Holding Calm

Intentionality can also play a major role in whether or not cannabis triggers depression or another mental illness. For example, if you use cannabis to alleviate anxiety and you understand the composition and dosage you need to achieve this goal, you will be far less likely to consume too much and trigger an adverse mental episode. If you don’t know the best levels for you yet, consider microdosing cannabis with low-THC, high-CBD formulas, like Koan’s Calm Cordial. If you find that your local dispensary can’t keep Koan Cordials on the shelf, you can also order online and have them delivered right to your front door (California residents only). 

We are experts in cannabis, but we are not physicians. Therefore, it’s extremely important to seek out professional help if you feel the onset or worsening of depression. While altering your cannabis intake could have a positive effect on your mental state, you should still speak to a doctor before making any major health decisions.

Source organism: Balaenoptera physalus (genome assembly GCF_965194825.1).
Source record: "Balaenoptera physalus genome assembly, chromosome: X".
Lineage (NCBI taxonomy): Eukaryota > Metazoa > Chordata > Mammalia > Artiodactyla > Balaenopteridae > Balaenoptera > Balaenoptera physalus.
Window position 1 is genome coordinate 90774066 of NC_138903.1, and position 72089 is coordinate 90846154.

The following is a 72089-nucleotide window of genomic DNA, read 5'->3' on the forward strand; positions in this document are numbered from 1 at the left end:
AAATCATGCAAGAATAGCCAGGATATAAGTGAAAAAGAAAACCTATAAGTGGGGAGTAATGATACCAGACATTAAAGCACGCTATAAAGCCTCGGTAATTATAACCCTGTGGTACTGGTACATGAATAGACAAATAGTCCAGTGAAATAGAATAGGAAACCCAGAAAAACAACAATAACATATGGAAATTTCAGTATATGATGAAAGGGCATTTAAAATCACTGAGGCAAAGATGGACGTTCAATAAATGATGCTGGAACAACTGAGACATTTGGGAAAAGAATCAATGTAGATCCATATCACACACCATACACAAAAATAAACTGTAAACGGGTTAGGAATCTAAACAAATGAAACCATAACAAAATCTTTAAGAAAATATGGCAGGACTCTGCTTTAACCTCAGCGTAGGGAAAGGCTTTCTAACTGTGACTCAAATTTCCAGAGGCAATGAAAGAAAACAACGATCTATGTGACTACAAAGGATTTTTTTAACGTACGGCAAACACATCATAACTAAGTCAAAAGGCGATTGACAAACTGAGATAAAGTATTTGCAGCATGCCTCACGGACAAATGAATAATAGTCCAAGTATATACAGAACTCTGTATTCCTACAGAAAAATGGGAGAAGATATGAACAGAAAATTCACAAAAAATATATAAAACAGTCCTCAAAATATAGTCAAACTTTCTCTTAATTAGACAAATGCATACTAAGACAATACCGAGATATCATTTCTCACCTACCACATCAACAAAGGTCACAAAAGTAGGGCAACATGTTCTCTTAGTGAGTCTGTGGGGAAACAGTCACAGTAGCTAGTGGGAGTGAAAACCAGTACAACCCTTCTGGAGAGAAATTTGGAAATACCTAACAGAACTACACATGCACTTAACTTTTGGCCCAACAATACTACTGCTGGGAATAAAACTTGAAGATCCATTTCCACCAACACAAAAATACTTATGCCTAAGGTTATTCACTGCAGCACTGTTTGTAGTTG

The bottom line

So, can cannabis make you depressed? Possibly.. However, if you can approach cannabis use with the correct intention and control both the composition and dosage, you are far less likely to experience symptoms of depression or other mental health issues. As a result, avoiding the onset of additional depression symptoms with cannabis is largely within your control. Fortunately, brands like Koan Cordials all but eliminate the burden of identifying reliably and accurately dosed cannabis, leaving you with the ability to focus on what matters most, achieving an enlightening relationship with an emphasis on your mental health.

This article is for informational purposes only and not to be used as medical advice. Please speak with a medical professional before making any changes to your diet, medications, or daily routine. These statements have not been evaluated by the FDA. These products are not intended to diagnose, treat, cure, or prevent any disease.